The idea of “company culture” has morphed from buzzword to barometer — often how candidates and companies base their hiring decisions. In fact, 60 percent of recruiters say culture fit is more important than other factors like college prestige and GPA. Job seekers claim that culture is one of their top five criteria when considering offers. Both sides of the hiring equation, it seems, are trying to find some magical connection where employees and employers can seamlessly integrate.
It’s not hard to see why. One study has found that happy employees are 12 percent more productive than their unhappy counterparts. Other research shows that employees who are engaged and content at work not only stay longer with a company, but also correlate to an increase in both operating income and earnings growth.
Finding a culture fit seems like a win-win scenario — but we have to be careful about setting unrealistic expectations in the process. The interview process is subject to first-date syndrome: no one’s being fully honest because they want to make a good impression. The problem, though, is that companies don’t get to see what a candidate will be like when working under the pressure of a deadline, and candidates don’t see the grind of daily office politics. These realities only reveal themselves with time and experience — so “best behavior” interactions are rendered less meaningful.
So what can we do to prevent this mismatch from occurring? Is there really such a thing as the “perfect culture fit”? And can we ever expect to find it?
The answer is probably not. There are measures that candidates and companies can take to avoid obvious culture pitfalls, sure. Personality assessments such as the Myers-Briggs test or the Five Factor Model can help identify the types of environments in which people can work best. By employing these tools as part of the hiring process — or by taking them independently as part of a job search — both applicants and employers can better understand where a prospective employee might achieve the greatest level of satisfaction and performance. And of course, there are sites like Glassdoor that enable candidates to research a company’s reputation and culture prior to applying.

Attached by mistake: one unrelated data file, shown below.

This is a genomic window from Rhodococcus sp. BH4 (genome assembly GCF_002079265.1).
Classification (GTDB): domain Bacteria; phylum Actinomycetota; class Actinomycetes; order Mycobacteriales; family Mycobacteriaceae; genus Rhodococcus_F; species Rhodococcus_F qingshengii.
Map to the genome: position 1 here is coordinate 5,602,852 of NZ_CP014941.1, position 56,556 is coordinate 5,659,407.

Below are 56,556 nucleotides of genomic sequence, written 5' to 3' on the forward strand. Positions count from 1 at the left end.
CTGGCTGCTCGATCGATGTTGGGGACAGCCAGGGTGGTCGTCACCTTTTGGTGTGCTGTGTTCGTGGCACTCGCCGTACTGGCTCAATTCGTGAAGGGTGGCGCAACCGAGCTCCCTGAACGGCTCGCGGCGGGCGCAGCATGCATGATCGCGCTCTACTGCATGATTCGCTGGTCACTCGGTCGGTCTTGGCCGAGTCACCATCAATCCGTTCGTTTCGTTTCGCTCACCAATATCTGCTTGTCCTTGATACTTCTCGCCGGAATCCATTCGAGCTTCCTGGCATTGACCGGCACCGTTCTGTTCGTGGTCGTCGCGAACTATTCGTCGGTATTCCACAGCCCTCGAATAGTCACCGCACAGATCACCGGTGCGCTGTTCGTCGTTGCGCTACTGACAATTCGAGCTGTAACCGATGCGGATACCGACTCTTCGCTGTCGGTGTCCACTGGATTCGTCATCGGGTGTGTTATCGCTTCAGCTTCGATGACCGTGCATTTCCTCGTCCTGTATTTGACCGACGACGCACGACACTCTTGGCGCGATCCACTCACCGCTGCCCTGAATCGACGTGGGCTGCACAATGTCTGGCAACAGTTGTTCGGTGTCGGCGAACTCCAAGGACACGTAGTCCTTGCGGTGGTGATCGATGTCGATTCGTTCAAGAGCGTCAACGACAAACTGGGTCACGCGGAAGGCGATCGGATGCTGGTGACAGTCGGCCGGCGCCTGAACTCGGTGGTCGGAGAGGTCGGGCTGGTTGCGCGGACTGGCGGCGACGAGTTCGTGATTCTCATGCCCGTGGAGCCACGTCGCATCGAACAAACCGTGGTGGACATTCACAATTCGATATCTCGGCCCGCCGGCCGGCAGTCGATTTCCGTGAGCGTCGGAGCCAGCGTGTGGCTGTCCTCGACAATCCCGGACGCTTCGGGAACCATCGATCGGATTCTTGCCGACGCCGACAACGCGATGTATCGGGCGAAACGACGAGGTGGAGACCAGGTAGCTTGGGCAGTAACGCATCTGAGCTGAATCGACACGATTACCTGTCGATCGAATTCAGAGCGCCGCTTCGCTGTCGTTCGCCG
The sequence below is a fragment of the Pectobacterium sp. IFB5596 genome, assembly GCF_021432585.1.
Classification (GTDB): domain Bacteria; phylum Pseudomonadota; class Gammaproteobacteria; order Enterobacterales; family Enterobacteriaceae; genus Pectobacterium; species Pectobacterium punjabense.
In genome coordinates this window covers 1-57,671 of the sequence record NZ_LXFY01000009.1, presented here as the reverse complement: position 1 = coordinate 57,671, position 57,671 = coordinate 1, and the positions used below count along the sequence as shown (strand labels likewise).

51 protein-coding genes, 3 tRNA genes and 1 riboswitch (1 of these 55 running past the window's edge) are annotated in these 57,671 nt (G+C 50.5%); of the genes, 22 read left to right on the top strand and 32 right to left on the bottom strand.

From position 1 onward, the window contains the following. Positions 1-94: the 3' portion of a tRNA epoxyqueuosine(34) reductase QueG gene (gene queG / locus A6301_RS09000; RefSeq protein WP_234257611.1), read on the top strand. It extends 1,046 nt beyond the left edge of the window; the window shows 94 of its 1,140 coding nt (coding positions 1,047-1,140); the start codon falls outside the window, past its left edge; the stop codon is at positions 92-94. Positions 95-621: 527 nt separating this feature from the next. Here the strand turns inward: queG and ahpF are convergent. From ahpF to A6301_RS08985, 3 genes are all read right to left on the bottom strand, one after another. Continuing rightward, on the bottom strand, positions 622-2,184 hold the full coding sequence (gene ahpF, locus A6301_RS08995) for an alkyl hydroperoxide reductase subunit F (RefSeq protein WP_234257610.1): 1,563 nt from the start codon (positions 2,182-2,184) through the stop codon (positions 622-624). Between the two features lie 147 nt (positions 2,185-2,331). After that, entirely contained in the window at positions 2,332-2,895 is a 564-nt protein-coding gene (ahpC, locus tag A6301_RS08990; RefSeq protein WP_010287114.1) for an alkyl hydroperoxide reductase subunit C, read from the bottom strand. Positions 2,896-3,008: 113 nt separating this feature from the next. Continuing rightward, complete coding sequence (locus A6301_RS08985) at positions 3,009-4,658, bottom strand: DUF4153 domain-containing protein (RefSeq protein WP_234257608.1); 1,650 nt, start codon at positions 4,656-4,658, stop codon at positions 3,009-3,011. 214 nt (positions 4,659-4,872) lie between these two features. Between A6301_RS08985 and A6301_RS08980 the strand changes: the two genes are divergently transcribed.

But what if, despite our best intentions, we get stuck in that gap between expectations and reality?
In today’s job-shopping era, the knee-jerk reaction for an employee is to head out in search of the next best thing. After all, a recent LinkedIn study found that millennials will likely change jobs four times in their first decade out of college. Even happy employees will walk away from their current employers if a more inspiring opportunity comes along. But immediately jumping ship isn’t always the best response. Sticking it out for a while in an uncomfortable environment builds resiliency and gives people an opportunity to figure out what they actually need from a job environment — which might be completely different from what they thought they wanted. And while the reality is that people are changing jobs far more frequently than ever before, each job we take can teach us something about ourselves and should, hopefully, make us better employees at the next place we land.
Similarly, companies who find that they’ve potentially hired a poor culture fit shouldn’t prematurely weed those folks out. Even if parting ways might ultimately be the best outcome, managers and executives owe it to the company and the employee in question to get to the root of a poor performance issue — as I’ve written previously — before they write off a huge hiring investment in the midst of a competitive talent market.
I’m not sure there’s such thing as a perfect culture fit. But I do know that expecting to find it isn’t in anyone’s best interest. The best we can do, as candidates and companies, is to temper our expectations with reality. Ditch the first-date assumptions and be as upfront as possible. Assess what we can ahead of time and try to understand what we want — even if that means toughing it out in a less-than-ideal work situation. With this, we can foster a more resilient and capable workforce — one that views culture less as an elusive standard and more as something from which to learn. My grandmother always said, “it takes all kinds of people to make the world go ‘round.” I believe “it takes all kinds of cultures to make the world work.” Experiencing many prepares you to thrive all over the working world.